The MT Biscaglia was released in the early hours of Friday, the diplomat said. He asked for anonymity because he was not authorized to speak to the media. He said he did not know whether a ransom had been paid.
The ship was seized in the Gulf of Aden on Nov. 28 with 25 Indians and 3 Bangladeshis onboard. An Irishman and two British security guards jumped overboard during the attack and were rescued by helicopters from an international naval coalition patrolling the area.
The ship's owners were not immediately reachable for comment.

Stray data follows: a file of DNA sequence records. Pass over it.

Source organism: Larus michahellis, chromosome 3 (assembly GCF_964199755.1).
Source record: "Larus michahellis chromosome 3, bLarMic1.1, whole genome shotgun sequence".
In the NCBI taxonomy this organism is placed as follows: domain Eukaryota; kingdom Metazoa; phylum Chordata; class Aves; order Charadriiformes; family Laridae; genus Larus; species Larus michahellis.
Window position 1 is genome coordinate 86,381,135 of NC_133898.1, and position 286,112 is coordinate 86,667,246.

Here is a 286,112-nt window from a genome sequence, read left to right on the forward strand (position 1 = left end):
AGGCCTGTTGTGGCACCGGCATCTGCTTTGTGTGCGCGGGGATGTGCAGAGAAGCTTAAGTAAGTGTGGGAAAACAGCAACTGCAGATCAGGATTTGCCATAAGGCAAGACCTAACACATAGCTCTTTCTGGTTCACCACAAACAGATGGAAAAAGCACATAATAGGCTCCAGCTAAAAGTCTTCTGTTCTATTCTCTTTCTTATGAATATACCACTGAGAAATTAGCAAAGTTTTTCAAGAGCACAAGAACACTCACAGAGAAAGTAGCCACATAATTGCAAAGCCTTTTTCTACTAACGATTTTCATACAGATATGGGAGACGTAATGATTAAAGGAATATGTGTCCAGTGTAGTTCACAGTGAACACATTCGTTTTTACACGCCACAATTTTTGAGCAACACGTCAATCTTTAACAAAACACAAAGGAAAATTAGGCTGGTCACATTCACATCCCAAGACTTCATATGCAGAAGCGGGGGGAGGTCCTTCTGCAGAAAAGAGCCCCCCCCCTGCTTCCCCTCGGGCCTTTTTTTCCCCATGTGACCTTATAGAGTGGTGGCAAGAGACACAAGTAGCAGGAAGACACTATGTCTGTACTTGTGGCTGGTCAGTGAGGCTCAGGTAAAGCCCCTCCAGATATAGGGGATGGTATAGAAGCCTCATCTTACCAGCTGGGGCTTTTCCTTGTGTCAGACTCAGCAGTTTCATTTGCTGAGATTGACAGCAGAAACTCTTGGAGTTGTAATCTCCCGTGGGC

Last year, Somali pirates hijacked more than 100 ships, including a Ukrainian-flagged vessel loaded with tanks and arms that is still being held. Most are released after the payment of a ransom but more than a dozen are still being held.
Representatives from dozens of nations are expected to attend a three-day anti-piracy conference in Djibouti beginning Monday.